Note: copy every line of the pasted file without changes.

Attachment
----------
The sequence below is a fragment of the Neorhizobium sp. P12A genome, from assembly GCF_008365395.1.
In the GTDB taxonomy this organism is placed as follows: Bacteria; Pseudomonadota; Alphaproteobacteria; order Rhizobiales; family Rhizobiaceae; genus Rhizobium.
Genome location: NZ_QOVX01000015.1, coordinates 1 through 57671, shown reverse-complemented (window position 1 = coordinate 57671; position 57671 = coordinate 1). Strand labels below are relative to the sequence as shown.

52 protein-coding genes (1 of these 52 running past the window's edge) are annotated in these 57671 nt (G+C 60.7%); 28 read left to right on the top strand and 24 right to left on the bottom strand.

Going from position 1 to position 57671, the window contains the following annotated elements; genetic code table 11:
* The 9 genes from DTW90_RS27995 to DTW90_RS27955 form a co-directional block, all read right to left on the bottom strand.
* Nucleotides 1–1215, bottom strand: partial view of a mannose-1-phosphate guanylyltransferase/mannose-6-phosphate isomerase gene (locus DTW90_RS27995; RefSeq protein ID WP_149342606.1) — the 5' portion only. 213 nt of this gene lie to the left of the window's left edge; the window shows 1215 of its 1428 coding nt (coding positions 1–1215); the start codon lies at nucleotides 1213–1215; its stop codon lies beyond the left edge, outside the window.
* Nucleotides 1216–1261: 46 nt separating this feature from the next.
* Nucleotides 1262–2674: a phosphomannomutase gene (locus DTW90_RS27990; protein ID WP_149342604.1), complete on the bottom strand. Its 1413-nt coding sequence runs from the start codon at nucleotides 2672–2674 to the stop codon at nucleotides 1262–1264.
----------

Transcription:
The sequence below is a fragment of the Neorhizobium sp. P12A genome, from assembly GCF_008365395.1.
In the GTDB taxonomy this organism is placed as follows: Bacteria; Pseudomonadota; Alphaproteobacteria; order Rhizobiales; family Rhizobiaceae; genus Rhizobium.
Genome location: NZ_QOVX01000015.1, coordinates 1 through 57671, shown reverse-complemented (window position 1 = coordinate 57671; position 57671 = coordinate 1). Strand labels below are relative to the sequence as shown.

52 protein-coding genes (1 of these 52 running past the window's edge) are annotated in these 57671 nt (G+C 60.7%); 28 read left to right on the top strand and 24 right to left on the bottom strand.

Going from position 1 to position 57671, the window contains the following annotated elements; genetic code table 11:
* The 9 genes from DTW90_RS27995 to DTW90_RS27955 form a co-directional block, all read right to left on the bottom strand.
* Nucleotides 1–1215, bottom strand: partial view of a mannose-1-phosphate guanylyltransferase/mannose-6-phosphate isomerase gene (locus DTW90_RS27995; RefSeq protein ID WP_149342606.1) — the 5' portion only. 213 nt of this gene lie to the left of the window's left edge; the window shows 1215 of its 1428 coding nt (coding positions 1–1215); the start codon lies at nucleotides 1213–1215; its stop codon lies beyond the left edge, outside the window.
* Nucleotides 1216–1261: 46 nt separating this feature from the next.
* Nucleotides 1262–2674: a phosphomannomutase gene (locus DTW90_RS27990; protein ID WP_149342604.1), complete on the bottom strand. Its 1413-nt coding sequence runs from the start codon at nucleotides 2672–2674 to the stop codon at nucleotides 1262–1264.